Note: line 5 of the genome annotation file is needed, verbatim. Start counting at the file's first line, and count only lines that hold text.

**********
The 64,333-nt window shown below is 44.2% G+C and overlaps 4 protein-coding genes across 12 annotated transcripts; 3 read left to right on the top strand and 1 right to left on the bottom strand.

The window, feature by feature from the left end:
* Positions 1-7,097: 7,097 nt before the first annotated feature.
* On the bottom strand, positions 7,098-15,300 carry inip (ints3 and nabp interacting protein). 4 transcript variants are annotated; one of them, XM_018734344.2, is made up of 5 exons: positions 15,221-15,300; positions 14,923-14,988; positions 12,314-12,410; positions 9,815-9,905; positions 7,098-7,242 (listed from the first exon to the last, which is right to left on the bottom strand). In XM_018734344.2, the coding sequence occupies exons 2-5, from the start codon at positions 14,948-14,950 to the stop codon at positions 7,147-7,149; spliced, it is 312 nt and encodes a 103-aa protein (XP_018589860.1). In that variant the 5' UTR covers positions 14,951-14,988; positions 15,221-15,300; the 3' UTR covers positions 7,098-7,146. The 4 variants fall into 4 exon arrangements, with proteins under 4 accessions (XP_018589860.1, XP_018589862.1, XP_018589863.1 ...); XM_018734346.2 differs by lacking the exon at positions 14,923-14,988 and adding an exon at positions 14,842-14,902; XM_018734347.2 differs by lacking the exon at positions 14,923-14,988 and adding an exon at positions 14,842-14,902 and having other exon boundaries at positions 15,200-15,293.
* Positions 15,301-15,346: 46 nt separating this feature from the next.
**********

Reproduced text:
* Positions 15,301-15,346: 46 nt separating this feature from the next.